Blog 2017

Emotional Is Not Shameful

I’m helping two people cut weight right now.  One is an aspiring MMA fighter, the other is a pre-diabetic office worker.  In both cases, my recommendations are almost the same.  80% identical.  The remaining 20% are just slight, nuanced differences.  And yet, the they’re both struggling very differently…for the same reasons.

My MMA friend won’t stop splurging.  He’ll cut some weight, then he’ll go off the diet recommended to him because it’s a celebration or because he feels like he’s shriveling up and losing muscle.  We’ve had the talk about what role muscle plays (and doesn’t play) in the octagon, yet he can’t stop himself.  As a result, his progress is perpetually slowed, stalled, or even undone.  As such, he will likely never achieve the weight/body fat levels to compete in his optimal weight class.

Alternatively, I am working with a pre-diabetic office worker.  He is trying all sorts of things like walking periodically, doing classes on healthy living and weight loss, doing everything he can…short of actually overhauling his diet.  The scale is barely budging.

In both cases, the person doesn’t want to change their behavior to achieve their desired goal.  As their friend and consultant on this matter, it is frustrating because the solution seems so simple, and yet it isn’t.  Success in all things is caught up in emotions as well as the mechanical reality.  Learning a new skill isn’t just a matter of practice, you confront many habits and behaviors that will stymie, even conflict, with your goals.  Progress than is not merely having a plan of how to do a thing, but also how to support yourself in doing it.  Handling the emotions as well as the physical progress.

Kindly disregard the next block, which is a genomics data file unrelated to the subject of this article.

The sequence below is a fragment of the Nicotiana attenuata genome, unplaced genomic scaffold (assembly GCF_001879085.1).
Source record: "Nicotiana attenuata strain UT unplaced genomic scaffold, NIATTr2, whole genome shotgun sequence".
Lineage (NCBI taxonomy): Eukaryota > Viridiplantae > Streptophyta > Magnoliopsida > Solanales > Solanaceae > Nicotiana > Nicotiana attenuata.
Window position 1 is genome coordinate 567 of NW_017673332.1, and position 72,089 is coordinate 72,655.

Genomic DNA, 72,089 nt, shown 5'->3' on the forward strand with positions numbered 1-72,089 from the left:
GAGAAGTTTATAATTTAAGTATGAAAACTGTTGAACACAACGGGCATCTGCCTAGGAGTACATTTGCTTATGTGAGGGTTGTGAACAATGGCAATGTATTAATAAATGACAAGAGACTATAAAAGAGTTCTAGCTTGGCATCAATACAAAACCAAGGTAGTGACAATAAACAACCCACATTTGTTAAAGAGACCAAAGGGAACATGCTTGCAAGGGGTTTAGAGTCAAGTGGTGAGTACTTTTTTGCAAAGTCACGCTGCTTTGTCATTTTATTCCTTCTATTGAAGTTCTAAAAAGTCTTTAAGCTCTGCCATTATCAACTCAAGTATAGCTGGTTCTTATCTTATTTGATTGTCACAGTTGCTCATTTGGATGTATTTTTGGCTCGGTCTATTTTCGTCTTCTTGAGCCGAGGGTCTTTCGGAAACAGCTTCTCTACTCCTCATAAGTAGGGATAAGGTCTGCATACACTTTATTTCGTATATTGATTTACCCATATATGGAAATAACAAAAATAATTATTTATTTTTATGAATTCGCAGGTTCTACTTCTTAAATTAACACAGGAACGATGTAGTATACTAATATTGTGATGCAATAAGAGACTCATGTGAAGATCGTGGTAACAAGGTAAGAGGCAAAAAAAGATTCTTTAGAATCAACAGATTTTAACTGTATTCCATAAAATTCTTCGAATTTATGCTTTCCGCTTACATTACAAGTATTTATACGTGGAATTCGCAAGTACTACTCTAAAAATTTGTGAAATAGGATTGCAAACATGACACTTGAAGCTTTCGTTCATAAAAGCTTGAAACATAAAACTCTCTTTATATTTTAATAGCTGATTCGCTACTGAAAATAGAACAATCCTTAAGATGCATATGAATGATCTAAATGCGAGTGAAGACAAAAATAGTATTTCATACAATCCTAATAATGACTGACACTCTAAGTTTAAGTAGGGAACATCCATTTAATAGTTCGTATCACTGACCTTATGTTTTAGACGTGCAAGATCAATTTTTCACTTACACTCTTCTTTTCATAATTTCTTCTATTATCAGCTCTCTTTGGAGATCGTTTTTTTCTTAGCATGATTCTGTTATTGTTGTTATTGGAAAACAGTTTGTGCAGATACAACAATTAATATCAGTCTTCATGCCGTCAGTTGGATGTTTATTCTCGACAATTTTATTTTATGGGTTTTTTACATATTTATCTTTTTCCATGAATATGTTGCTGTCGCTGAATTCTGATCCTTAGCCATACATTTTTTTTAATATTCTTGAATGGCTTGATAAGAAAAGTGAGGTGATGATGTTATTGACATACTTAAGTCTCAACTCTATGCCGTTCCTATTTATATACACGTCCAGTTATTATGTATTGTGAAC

We see this in just about everything in life, I think, where progress and success in any endeavor is affected by the emotions connected to it.  It would be seemingly simple to say ‘if we could just disconnect the emotions…’ but that would be not only disingenuous but dangerous.  Emotions are, dare I say, at the center of being a person.  As an artist, I recognize just how important emotions, both for the characters and the audience.  But that also means I traffic in emotions and affecting them.

There’s no science to emotional change.  For as great as psychology is, and for all the wonderful advances psychopharmacology has given us, emotions continue to be a nebulous region of the human experience.  Saying something as clinical as a solitary fact to two different people may well draw two different reactions.

Working with people, then becomes not just about having the plan but also the support and the emotional guidance and aid as well.

This is, objectively, the hard part.  But it’s also the part that achieves success.




Little news to report this week.  Just chugging along, getting the stuff in gear for the summer months.

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